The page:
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FAO's e-Agriculture caught up with the new YPARD Director Mr. Yemi Adeyeye and interviewed him on a number of issues affecting the youth in agriculture and especially in Africa.

e-Agriculture: Congratulations for the appointment to Director YPARD,could you briefly introduce yourself?

Yemi:  First, many thanks for granting me this interview opportunity. My name is Yemi Adeyeye, a Nigerian national. My education and professional background focus on partnership relations and multi-stakeholder engagement in resources governance in the context of forest and agricultural landscapes with a keen emphasis on youth. Read more on his bio.

e-Agriculture: How do you see the YPARD within the Youth in Agriculture discourse?

Yemi: YPARD is a network of young professionals that are engaged in a variety of activities across the agriculture value chain. YPARD comprises of more than 17,000 members and 72 national chapters and aims at ensuring young professionals are enabled and empowered young agricultural leaders capable of shaping sustainable food systems. As a result, YPARD provides the following opportunities in relation to discussion about agricultural development. 

  • YPARD serves as a portal to reach youth who are already involved in innovative agricultural activities, who are already self-organized to collectively advance agricultural development issues that are prominent in discussion forum today.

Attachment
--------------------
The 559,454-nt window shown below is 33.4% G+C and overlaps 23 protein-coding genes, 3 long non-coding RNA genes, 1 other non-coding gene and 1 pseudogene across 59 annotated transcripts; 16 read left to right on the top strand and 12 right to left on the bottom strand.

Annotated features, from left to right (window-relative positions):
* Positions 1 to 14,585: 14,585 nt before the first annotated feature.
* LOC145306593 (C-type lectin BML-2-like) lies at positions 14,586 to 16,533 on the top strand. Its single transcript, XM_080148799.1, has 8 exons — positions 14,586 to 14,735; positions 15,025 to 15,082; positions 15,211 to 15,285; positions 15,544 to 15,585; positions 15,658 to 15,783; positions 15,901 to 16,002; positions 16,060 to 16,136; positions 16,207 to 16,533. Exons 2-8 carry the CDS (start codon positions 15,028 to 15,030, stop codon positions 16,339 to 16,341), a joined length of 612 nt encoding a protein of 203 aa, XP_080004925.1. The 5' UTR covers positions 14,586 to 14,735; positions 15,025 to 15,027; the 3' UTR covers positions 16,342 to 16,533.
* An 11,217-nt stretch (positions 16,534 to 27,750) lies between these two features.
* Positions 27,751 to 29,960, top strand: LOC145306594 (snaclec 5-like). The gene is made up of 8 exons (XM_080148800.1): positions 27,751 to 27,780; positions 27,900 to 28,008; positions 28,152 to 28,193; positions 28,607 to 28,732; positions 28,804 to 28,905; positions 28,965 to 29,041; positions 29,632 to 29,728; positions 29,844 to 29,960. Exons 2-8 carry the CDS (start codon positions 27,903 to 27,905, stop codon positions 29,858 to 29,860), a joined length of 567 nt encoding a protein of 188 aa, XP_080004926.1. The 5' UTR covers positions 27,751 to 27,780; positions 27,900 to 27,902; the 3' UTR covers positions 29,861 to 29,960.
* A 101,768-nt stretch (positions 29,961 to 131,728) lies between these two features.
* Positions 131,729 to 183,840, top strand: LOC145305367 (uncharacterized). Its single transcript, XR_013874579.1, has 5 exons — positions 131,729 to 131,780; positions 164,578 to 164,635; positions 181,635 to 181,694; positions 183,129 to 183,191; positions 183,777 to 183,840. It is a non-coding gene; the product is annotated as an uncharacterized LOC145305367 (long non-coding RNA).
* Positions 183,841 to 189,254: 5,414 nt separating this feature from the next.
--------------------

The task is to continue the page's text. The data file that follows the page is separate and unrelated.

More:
• YPARD activities illustrate the attractive nature of agriculture as well as the potential for youth employment, innovations and investment opportunities.

 e-Agriculture:  e-Agriculture advocates for the adoption of ICTs and believes that the youth could be attracted back to agriculture through technologies, what’s your take?

Yemi : There are linkages between youth and technological innovations. An example is that youths are key participants in creating technological innovations and on the other hand, youths are also the primary users of technological innovations. Understanding this linkage shows that youth are more likely to

  • Promote the usage of tech in agriculture
  • Engage in agriculture which is tech inclined and
  • Drive the innovations in the agricultural sector

However, we understand that technology alone is not the only key youth in agriculture but is one in a basket of many approaches for promoting the attractiveness of agriculture amongst young people.

e-Agriculture: The African youths face many challenges in remaining in agriculture and making it a livelihood, what do you see as the issues and likelihood approach the developmental community should take to help young people?


Issue 1: Most developmental work explores promoting agriculture amongst African youth without understanding contexts. As a result, they rarely work in collaboration with existing framework and capacities, such as through already self-organized youth groups.